THE bodies were barely cold before the chorus of blame began after the crash.
On one side, they asked, "What can you expect if you steal a car and run from the cops?" and on the other, "The police didn't need to chase them." The discussion on the town's Facebook page soon became heated. "That lot were trouble," some said. "And anyway where were their parents?" The others shot back: "All of us are responsible for our children." And: "Back off! People are grieving."
Hoani Wiremu Korewha, and Pacer Willacy-Scott, both 15, of Featherston, died in the early hours of Sunday, January 31. They and two friends had taken the keys to the local baker's car, allegedly stolen by his young female employee, and driven the aged Honda Civic 35km to Masterton. After a brief police chase, the car hit a judder bar on the town's main drag and crashed into a pole. All four boys were taken to hospital. Two didn't make it.
At a vigil that night, the blame spilled from Facebook into the streets.
A group of angry teenagers descended on the house of the girl who took the keys, throwing rocks and screaming abuse, saying it was her fault. Her father took her out of town. She's not expected back.
On Wednesday, the unlicensed 14-year-old driver was charged and put into the care of the state.
By the end of the week, the town wasn't done arguing -- two elderly men on a street corner, the Lions Club after their meeting, the locals watching the cricket at the pub.
The barman shows off the baseball bat he sometimes uses to chase away wannabe thieves.
He points outside to a group of teenagers congregated at the skate park, drinking and shouting.
The night before some of them had broken into the local bottle store, and he is wild. "It's always like this, because the police can't touch them. Bring back borstal, I say. They need a kick in the arse."
But a nearby neighbour says Hoani was a bright, cheeky boy. She stands where grieving teens had performed a haka the night before as the bodies were brought home, and tells how the baker whose car was stolen had bought a gift for the family.
She stands on her doorstep as the hearse for Pacer drives away, to the slow crunch of tyres on gravel, and the sound of quiet weeping.
Who was responsible? Had the community done enough?
"Look. It's a bloody good little town," says South Wairarapa district councillor Colin Olds. "You've just got a small group of about six kids who cause trouble, four of them have got in a car, crashed it, killed two of their mates, and the other's in court. I don't know why it's getting such attention. It could have happened anywhere."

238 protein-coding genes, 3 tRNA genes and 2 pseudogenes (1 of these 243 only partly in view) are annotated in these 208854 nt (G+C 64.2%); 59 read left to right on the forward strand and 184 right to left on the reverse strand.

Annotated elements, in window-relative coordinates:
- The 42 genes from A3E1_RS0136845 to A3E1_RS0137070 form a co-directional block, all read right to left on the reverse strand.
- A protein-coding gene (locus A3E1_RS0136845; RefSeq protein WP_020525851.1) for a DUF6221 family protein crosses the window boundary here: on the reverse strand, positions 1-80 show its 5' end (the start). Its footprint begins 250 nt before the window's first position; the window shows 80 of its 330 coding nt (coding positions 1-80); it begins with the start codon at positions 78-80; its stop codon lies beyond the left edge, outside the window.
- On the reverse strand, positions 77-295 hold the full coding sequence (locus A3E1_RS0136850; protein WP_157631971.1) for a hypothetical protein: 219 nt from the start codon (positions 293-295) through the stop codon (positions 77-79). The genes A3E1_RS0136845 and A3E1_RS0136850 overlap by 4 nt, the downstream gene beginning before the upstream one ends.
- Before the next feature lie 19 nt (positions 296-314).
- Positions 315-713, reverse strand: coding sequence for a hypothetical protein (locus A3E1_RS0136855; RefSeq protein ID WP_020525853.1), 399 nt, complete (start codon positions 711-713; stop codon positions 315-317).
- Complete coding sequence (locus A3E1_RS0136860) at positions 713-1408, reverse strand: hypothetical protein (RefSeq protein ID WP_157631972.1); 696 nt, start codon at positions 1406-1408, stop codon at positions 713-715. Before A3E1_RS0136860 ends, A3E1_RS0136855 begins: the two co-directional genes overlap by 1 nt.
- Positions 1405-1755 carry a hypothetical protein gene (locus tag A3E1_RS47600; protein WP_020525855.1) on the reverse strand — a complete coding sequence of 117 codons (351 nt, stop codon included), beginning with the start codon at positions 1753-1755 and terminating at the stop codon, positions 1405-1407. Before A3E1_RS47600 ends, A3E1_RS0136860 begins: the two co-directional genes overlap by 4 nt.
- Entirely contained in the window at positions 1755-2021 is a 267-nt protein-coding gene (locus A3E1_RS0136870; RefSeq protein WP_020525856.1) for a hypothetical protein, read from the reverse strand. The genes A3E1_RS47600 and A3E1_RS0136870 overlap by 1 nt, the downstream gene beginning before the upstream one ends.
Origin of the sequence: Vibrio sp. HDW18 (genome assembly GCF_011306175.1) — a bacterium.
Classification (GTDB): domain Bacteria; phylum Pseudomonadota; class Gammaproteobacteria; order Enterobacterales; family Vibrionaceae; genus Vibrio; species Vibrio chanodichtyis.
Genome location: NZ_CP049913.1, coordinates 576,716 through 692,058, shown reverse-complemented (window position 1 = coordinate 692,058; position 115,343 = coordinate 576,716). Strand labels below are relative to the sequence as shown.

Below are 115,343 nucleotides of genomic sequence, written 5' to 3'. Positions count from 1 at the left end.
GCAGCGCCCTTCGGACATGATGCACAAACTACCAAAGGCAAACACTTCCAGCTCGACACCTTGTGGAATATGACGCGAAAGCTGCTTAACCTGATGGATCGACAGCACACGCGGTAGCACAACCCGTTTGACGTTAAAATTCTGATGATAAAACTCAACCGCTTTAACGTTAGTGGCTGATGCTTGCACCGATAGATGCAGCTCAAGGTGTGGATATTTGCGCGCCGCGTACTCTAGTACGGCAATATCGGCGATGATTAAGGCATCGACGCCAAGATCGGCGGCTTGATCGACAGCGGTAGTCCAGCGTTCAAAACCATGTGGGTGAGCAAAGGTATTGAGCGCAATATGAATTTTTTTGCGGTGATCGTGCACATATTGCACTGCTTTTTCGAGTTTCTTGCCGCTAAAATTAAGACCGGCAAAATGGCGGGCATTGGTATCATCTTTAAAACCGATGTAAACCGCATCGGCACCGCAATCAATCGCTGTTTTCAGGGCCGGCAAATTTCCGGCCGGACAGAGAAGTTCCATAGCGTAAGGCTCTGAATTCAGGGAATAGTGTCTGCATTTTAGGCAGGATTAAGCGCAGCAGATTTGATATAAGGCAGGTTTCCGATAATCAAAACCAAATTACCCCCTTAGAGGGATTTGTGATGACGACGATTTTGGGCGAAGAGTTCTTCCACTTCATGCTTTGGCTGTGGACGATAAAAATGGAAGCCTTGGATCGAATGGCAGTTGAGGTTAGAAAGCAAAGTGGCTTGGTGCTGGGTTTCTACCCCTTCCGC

He pauses. "But, we do seem to have too many of these incidents for one place."
Featherston is a town famous for its Fell Locomotive engine and its brutal murders. Three, in fact, in the past 12 years -- Coral Burrows, 6, beaten to death by her stepfather in 2003; Paul Irons, 36, beaten to death in the park where the windgrass sculpture now stands, in 2008; Glen Jones, 40, beaten to death in his flat on the main street, 2013.
South Wairarapa District Mayor Adrienne Staples says many in the town didn't like the accusations in the media that the community was somehow to blame. "People in Featherston are absolutely tired of having people in the town who don't care or respect ... the town. So whether it's these kids' fault or someone else's they're saying: they stole a car and crashed it. It's not the town's fault. It's not our fault.
"And then you have the young people who are upset. Adults with tools in their toolbox can have trouble with grief, let alone a young person who doesn't understand what they're feeling and why. They're upset for their friends and they're also upset because people are saying they weren't Snow White. So there is tension."
One of the boys involved in the crash had reportedly cost businesses and the council tens of thousands of dollars in damage. Two of those involved had recently been caught trying to steal a car. A rash of burglaries and graffiti and general anti-social behaviour have also been recorded -- resulting in the formation of several youth groups, a graffiti working party, and latterly a community and safety group.
The lack of a local sergeant was identified as a potential cause for the spike -- a police re-shuffle saw the local cop leave about three years ago -- along with inevitable accusations of bad parenting.
Some locals felt the issues were caused by a changing demographic -- there were more young families in the area who tended to commute to Wellington, and an increase in the transient population, leaving the long-time residents feeling resentful towards those who they felt didn't contribute.